This Saturday will mark my first unemployment birthday. Well, my first “not-working-full-time-for-someone-else” birthday to be honest, because it’s not like I have been slacking for the past year, on the contrary.
So here is everything I loved about my full-time job, followed by all I hated about it, in no particular order.
- Having a fixed amount of money on my bank account each month. What a luxury! Knowing you will get paid even if you didn’t perform as well this month as the previous one feels very reassuring.
- My colleagues and our inside jokes, our little lunch routines too. I worked with extraordinary people who always supported me and helped me grow both as a human and as a professional.
- The Friday free breakfasts and the free coffee. Each last Friday of the month we had a ginormous breakfast to enjoy, organised by our office manager. Those days, things went slowly, people stopped to chat and shared good food and a sweet moment, away from the stress of the job, even if most of the conversations were work-related anyway.
- Friday afternoons. Yeah, you guessed it, Fridays were a special day for us. On Friday afternoons, we would have workshops organised by some team members. Most of the time, it would consist of a presentation about a specific topic related to digital marketing, or sometimes a discussion about a new design for a website. In any case, those were long moments dedicated to learning and sharing good practices, and I believe they were the reason why this particular team performed well.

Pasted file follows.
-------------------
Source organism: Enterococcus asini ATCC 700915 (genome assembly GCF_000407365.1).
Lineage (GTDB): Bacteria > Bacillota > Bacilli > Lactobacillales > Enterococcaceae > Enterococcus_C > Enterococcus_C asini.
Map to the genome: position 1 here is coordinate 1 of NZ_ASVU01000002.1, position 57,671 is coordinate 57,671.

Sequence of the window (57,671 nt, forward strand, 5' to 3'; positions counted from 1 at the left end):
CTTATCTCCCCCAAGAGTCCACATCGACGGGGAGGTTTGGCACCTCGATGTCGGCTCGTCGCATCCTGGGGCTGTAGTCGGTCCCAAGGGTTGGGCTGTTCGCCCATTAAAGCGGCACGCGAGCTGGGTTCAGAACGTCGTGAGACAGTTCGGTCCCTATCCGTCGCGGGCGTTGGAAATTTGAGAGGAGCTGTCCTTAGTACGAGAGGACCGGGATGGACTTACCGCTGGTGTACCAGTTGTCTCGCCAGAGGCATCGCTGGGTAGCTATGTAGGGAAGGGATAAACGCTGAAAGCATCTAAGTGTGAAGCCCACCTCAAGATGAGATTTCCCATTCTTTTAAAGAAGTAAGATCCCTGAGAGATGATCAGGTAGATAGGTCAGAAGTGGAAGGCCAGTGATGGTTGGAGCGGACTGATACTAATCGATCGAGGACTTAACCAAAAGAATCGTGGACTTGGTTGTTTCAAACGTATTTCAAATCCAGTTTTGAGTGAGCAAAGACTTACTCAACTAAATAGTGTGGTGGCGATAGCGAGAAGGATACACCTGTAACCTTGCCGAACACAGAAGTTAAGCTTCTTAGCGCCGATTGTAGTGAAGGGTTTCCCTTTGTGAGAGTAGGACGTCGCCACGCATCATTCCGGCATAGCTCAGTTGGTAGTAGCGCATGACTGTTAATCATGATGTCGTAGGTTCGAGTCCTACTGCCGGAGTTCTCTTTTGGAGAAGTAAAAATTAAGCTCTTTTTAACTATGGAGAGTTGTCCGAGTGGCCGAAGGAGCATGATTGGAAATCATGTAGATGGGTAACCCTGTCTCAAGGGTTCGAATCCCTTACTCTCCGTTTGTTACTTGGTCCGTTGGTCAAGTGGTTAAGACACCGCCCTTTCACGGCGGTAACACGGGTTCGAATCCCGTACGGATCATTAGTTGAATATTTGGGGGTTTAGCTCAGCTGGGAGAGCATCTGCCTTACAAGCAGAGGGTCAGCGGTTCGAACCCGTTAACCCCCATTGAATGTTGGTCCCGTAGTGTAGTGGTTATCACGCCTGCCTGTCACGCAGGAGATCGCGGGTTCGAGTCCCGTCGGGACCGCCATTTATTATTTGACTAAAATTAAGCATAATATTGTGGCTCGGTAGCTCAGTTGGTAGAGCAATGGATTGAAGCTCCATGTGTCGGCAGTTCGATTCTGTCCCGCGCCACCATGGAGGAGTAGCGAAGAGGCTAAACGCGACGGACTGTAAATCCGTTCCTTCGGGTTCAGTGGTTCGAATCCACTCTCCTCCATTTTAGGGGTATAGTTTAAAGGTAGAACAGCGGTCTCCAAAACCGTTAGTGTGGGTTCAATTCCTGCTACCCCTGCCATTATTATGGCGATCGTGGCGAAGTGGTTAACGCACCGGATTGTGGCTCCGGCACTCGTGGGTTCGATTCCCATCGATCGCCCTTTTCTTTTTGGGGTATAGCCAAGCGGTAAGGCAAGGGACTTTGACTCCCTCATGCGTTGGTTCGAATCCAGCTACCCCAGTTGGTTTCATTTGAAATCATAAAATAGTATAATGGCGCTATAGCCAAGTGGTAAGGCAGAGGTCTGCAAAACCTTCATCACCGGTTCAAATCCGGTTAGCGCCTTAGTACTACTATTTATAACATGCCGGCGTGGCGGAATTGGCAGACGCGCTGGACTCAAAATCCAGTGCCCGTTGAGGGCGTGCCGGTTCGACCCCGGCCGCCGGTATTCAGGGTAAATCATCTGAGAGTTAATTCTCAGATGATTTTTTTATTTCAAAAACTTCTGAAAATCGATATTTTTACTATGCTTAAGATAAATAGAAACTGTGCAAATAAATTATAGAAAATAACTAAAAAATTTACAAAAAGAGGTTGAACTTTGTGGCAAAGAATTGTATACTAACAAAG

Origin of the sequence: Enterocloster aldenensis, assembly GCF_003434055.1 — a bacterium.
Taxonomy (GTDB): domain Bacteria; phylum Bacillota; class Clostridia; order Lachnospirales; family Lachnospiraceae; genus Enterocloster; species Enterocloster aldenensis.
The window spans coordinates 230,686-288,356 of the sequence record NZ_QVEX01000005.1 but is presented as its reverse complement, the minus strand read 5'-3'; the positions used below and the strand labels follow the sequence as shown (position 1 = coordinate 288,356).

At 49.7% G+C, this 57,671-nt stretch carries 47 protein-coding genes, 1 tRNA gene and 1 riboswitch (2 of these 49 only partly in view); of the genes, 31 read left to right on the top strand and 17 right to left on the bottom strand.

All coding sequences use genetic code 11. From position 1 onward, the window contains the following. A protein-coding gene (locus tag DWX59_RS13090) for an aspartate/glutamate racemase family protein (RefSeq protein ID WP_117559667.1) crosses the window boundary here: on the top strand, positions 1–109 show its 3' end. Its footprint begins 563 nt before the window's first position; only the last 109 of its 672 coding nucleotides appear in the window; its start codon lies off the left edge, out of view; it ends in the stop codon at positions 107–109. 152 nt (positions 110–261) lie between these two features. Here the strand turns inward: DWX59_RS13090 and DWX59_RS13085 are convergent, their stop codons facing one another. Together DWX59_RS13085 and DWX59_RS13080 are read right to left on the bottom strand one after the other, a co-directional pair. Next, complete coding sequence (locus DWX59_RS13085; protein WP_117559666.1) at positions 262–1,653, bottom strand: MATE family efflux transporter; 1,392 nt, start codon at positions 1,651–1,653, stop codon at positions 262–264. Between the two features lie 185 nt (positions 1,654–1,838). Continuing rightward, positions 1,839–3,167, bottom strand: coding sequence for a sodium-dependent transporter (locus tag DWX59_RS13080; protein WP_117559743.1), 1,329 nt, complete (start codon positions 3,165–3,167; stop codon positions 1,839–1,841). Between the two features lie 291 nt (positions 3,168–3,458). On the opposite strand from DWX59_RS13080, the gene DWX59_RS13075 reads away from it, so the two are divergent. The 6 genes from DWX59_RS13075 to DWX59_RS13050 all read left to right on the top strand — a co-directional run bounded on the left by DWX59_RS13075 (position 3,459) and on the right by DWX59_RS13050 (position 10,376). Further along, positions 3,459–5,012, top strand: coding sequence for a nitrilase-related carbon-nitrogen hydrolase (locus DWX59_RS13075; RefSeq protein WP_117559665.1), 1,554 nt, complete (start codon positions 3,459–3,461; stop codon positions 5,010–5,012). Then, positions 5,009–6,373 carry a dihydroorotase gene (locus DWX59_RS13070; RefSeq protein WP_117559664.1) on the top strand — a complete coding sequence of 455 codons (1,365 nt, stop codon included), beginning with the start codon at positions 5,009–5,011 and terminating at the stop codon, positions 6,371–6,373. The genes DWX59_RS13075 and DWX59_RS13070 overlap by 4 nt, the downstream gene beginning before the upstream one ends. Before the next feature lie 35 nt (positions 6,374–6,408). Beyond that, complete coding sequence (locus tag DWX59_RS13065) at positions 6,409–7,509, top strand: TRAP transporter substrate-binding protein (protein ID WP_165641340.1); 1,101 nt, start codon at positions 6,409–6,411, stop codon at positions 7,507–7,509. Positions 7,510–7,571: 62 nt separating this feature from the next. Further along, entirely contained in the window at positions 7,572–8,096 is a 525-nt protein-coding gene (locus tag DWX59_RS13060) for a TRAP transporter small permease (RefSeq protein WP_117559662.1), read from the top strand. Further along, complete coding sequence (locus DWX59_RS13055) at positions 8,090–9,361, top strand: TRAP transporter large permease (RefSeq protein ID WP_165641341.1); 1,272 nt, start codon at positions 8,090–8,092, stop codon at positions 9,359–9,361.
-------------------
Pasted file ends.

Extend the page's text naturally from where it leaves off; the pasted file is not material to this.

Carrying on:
- The daily passionate discussions with like-minded experts. Related to the whole learning and knowledge sharing topic, having people super excited about their job and happy to share their knowledge daily meant a lot to me.
- Teaching my interns about this ins and outs of the job, still with a strong sense of knowledge transmission. I had a great time sharing my work with my interns and witnessing their progress each day. Luckily, I still have great relationships with them, and I’m proud I was able to play a part in their training.
- Being encouraged to innovate every day by my manager. In my team, we had room to try out new things and discover new ways of doing digital marketing, and I think this is very precious in any organisation.
I could go on, but those are the main things that made me wake up every morning. As you can see, they are very much related to the people I worked with, and in case I didn’t stress this enough, they were the reason I stayed working there for two years.